Shia LaBeouf is Dangerous

Many of us have watched in amazement as Shia LaBeouf has exposed himself as the pretentious, self-absorbed, entitled, plagiarist that he is ever since he has been publicly called out for his direct swipe of Dan Clowes comic Justin M. Damiano which LaBeauf  adapted, uncredited and unauthorized into a short film titled HowardCantour.com.

Further scrutiny has proven that there is little that LaBeouf has ever created that was not lifted from somewhere else. Even his apologies were swiped!

An incriminating list of LaBeouf’s transgressions can be found here.

LaBeouf went on the defensive in this interview with Rich Johnston declaring that, Authorship is Censorship seemingly championing the perspective of Creative Commons.

Now he has gone on the offensive by antagonizing Dan Clowes with more blatant plagiarism of his work.

LaBeouf’s actions are so extreme they reek of publicity stunt and have even been compared to performance art, but could they be something much more subversive?

While he mocks and trivializes plagiarism, piracy and copyright law, infuriating  copyright owners and creators, everywhere he is galvanizing a pro-copyright , anti-piracy sentiment that will empower the Trans-Pacific Partnership Agreement (TPP), “a secretive, multi-national trade agreement that threatens to extend restrictive intellectual property (IP) laws across the globe and rewrite international rules on its enforcement.”

The TPP will crush the internet by restricting users’ freedom of speech and right to privacy and due process. It will limit creative innovation by stalling public domain transitions. Worst of all, it is a non-transparent manipulation by corporations to control intellectual property and end users in an effort to protect their own bottom line at the expense of personal and creative freedoms.

Shia LaBeouf is a very public and extreme example of what the TPP wants us all to believe they are protecting against. His actions and words play into their hands every time he is demonized by the press or by any one of us blogging or commenting against him.

It is time to maintain a rational perspective and pay close attention to the ramifications of the TPP. This agreement needs to be shut down the same way SOPA was and for the same reasons. Take the time to learn about and understand copyright law and its history. Learn about the virtues of public domain. Be concerned about your rights as an internet user. Above all maintain,  a perspective of moderation to avoid becoming an irrational extremist like LaBeouf.

Shia LeBeouf is dangerous if his ridiculous antics create an atmosphere that cost us all what we have come to enjoy and use as the greatest tool of expression in the history of the planet: the internet as we know it.  Don’t be fooled! His actions may be “more than meets the eye.”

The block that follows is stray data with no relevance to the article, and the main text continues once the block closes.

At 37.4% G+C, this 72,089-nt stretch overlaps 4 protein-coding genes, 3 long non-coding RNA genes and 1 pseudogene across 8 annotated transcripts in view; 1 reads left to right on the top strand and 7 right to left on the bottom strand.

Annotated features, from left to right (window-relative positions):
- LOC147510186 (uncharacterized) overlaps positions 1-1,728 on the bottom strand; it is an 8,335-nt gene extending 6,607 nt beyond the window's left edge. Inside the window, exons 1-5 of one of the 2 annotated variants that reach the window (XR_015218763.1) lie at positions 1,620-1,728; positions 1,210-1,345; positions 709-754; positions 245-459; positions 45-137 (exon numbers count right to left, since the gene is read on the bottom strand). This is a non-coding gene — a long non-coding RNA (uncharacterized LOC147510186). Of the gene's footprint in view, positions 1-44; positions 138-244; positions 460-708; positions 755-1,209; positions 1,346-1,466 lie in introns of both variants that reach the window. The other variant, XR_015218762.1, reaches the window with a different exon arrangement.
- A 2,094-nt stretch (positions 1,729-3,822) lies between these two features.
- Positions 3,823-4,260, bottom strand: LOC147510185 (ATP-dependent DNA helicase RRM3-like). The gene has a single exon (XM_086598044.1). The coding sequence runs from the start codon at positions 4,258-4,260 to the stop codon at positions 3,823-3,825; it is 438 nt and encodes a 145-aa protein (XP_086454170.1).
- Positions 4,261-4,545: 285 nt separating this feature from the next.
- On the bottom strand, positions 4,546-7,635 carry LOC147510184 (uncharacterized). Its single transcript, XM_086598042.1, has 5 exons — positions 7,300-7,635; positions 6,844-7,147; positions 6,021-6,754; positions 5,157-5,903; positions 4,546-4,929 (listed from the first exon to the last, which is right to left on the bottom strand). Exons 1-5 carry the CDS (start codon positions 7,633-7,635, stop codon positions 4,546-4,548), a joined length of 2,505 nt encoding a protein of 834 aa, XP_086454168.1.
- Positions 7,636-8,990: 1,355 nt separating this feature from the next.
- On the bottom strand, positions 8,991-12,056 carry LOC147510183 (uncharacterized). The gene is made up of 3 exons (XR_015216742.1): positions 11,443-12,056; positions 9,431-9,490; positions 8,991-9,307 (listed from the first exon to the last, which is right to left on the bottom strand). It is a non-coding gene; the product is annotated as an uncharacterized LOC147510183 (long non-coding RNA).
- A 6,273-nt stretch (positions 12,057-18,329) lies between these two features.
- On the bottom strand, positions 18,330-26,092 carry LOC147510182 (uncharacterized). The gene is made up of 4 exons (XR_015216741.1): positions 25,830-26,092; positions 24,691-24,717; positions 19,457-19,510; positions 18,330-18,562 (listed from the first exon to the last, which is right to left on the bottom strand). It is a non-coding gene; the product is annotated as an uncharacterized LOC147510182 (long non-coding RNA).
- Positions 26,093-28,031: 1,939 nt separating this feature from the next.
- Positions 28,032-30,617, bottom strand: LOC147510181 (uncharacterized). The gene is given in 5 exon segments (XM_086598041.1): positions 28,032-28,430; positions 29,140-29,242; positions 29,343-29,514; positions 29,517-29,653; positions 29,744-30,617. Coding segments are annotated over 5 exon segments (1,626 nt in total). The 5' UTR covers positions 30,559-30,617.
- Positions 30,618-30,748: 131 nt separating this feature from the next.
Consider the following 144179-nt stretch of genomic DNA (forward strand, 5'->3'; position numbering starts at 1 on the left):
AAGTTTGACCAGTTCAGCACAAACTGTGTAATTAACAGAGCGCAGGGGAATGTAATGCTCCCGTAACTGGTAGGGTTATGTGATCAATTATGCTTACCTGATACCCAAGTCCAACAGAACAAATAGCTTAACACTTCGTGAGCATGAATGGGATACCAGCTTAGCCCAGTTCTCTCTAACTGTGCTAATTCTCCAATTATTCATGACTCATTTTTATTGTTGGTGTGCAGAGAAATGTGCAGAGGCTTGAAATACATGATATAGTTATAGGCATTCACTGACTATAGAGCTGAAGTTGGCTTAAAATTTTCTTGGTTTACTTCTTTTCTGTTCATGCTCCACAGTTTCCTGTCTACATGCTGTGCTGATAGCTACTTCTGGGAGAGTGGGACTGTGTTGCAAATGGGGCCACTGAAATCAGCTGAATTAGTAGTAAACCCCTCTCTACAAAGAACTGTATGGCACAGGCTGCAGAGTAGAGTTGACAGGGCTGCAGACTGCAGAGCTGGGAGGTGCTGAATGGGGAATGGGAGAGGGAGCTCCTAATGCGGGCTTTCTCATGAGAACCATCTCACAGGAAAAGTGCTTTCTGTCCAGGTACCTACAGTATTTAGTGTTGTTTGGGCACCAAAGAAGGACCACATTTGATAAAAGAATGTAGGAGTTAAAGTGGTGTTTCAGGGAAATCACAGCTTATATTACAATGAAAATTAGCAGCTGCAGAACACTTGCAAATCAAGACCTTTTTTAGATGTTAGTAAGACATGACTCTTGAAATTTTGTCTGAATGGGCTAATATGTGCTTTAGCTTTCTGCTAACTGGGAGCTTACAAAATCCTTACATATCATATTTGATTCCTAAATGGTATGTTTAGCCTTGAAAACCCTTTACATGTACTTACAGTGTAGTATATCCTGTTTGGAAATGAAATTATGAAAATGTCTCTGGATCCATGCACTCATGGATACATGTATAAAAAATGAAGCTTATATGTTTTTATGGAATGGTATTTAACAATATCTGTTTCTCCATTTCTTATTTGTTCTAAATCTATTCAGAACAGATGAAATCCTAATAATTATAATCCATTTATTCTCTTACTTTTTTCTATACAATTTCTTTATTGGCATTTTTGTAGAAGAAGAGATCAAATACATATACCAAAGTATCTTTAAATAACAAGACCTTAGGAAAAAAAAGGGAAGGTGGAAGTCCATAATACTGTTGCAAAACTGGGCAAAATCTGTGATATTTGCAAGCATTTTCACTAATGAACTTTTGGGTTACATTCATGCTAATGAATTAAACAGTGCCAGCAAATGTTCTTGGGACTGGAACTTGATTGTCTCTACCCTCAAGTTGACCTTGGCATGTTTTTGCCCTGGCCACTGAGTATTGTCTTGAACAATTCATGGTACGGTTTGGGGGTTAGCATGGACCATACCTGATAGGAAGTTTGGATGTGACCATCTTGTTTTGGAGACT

Making Comics Because We Want to,

Gerry Giovinco



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3 Responses to “Shia LaBeouf is Dangerous”

  1. [...] is why people  like Shia LaBeof feels it is his it is his right to plagiarize source material at will and mock the convention of [...]

  2. If they are threatening even more draconian measures, I say bring it on. Shia is exactly what the world needs right now. My only concern is if he shows any sign of letting up, but still, he will have done his part. Stay the course, Shia. And articles like this are just gatekeeping. “Don’t rock the boat.” Slaves policing slaves. This article is the prisoner in the Stanford Experiment that kept the other prisoners in line.

    Although Shia did use a comic he admired as part of his script for a derivative work, there are greater problems than being copied. Now, we creators are expected by the legalist extremists that we must check to see if what we created independently has not been done before. That we must ask permission to create independently. This is patently ridiculous (pun intended). It has gotten so extreme, that even resemblance is derided by non-creators as “derivative”. This kind of thinking has to be outed as a logical error. Resemblance does not imply copying. Somewhere in this infinite universe are artists creating work very similar to ours, independently from us.

    Now I am going to watch a cartoon where “Madeline Hatter” has been trademarked. Very original.

    As for Shia, extreme violence requires an extreme response. You don’t see him threatening anyone physically for being creative, but you see Clowes doing that with his cease and desist letters, backed by the physical force of the corporate state.

  3. Jesse, I think you missed the point of the post. My concern is that attention that is being brought to Shia’s infractions and arrogant defense of them will inflame the exact “slave policing slave” mentality that you’ve described while garnering support for the restrictive copyright laws that will be amended into the TPP under the guise of anti-piracy. These new laws will heavily police how we use the internet and our ability to creatively share and parody works that drive our culture .

    Most of us can agree that a direct swipe of a work, which he has been nailed for on numerous occasions, is not ethically tolerable especially for commercial purposes, but creating a state where our casual expression regarding cultural works is rigorously policed and penalized is equally intolerable.

    As artists and art appreciating people we should not allow the pretentious actions of one self important buffoon to cloud our judgement regarding laws that will have more disastrous implications.

    I think that other than glorifying and defending Shia Lebeof as you seem want to do, we are on the same page.

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